Commentary: Managed Health Care Isn't Healthy After All

In the nation's epic battle against the rising costs of Medicare and other health programs, it was conventional wisdom that only the marketplace could save us. Entice seniors and other Americans into health-maintenance organizations and other private-sector plans, and the invisible hand of competition would tame health-care inflation. It seemed to work for much of the 1990s. As managed care spread, health-care spending moderated, and the elderly flocked to private plans that offered extra benefits, such as prescription-drug coverage, and still cost taxpayers less than traditional Medicare.

But now, the marketplace doesn't seem so smart. Health-care costs are nearing double-digit annual growth again. And in the latest evidence that long-term savings from managed care are illusory, health-care insurers with so-called Medicare+Choice plans are dropping seniors in droves, claiming they can't make money on the business. In late June and early July, Aetna U.S. Healthcare, Humana, UnitedHealthcare, PacifiCare Health Systems, and others announced that they will cut loose an estimated 750,000 seniors at the end of the year. Others, including Kaiser Permanente, are raising premiums. "Medicare+Choice is an astounding failure at the moment," says health policy expert Jonathan B. Oberlander at the University of North Carolina. "There just isn't as much savings as people thought."

"NO SURPRISE." Indeed, insurance industry execs say they desperately need more money. Historically, Medicare HMOs were paid per person at a rate of about 95% of the average spent on fee-for-service. That changed with the Balanced Budget Act of 1997. Worried that plans were being overcompensated, Congress limited annual reimbursement increases to 2% in many counties. Now, the cost of delivering care is rising at 6% to 8%. Given the disparity between costs and payments in many localities, "these departures should come as no surprise," observes Charles N. Kahn III, president of the Health Insurance Assn. of America.

In Chester County, Pa., for instance, Aetna figures each Medicare enrollee costs the insurer $442 per month. That's less than the government reimbursement of $476, so the company turns a profit. But in nearby York County, the company pays $482 per month per patient--and gets only $361 from Uncle Sam. "The only thing we can call it is screwy," says Aetna spokeswoman Joyce A. Oberdorf. So now the industry is lobbying for--and will probably get--5% more, Capitol Hill staffers say.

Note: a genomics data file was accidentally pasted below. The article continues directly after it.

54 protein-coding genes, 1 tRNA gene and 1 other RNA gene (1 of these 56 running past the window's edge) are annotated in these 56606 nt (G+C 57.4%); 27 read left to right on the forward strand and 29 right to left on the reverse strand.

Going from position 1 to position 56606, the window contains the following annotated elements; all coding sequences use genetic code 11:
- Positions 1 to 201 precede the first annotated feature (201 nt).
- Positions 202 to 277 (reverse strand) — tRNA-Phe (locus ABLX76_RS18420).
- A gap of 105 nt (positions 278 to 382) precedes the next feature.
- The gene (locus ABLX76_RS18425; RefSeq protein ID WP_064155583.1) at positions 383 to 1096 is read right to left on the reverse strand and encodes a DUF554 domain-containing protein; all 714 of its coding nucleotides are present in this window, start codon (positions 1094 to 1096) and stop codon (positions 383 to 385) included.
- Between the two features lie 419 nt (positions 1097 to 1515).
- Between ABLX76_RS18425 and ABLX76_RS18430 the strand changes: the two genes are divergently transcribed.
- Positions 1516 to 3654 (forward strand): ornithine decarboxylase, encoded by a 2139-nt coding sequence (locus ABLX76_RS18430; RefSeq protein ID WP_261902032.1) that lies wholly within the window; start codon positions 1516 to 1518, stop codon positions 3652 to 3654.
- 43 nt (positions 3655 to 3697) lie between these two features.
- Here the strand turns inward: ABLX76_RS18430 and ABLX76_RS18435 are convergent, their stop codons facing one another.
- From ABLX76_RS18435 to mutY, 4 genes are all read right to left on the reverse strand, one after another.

While that would allow insurers to continue coverage, it hardly repairs managed care. If companies get higher reimbursements, seniors in private plans could cost taxpayers more than those in traditional Medicare, especially after Congress has been trimming the old-style program.

So what went wrong with the managed-care dream? "It's a case of exaggerated expectations both by the industry and policymakers," says UNC's Oberlander. In the early-to-mid-'90s, everything looked rosy for HMOs. They were enrolling healthy seniors in their Medicare plans, negotiating big discounts with hospitals and providers, and benefiting from rising Medicare reimbursements, explains Stuart H. Altman, professor of health policy at Brandeis University. Now, patients are older and costlier, providers are battling discounts, and government payments haven't kept pace with expenses--especially with soaring prescription drug costs. And because patients and the press have been protesting when companies withhold services, Altman says, "we are preventing managed care from actually managing care."

Other experts point out that a natural business cycle is at work. To make their business profitable, "health plans aggressively tried to capture market share," usually by offering attractive rate, explains Bruce M. Fried, a former Medicare official at the Health Care Financing Administration. Now, those that didn't attract a critical mass of patients in a local market are pruning operations. This is true for managed care in general and not just for companies with Medicare plans. Indeed, premiums are soaring in the Federal Employees Health Benefit Program, once considered a model of how private-sector competition can keep prices in check.

The inevitable outlook? "Major increases in health-care inflation and Medicare inflation over time," predicts Altman. The Medicare exodus is just one sign that the U.S. is heading back into another era of runaway prices. And this time, competition may find its invisible hands tied.

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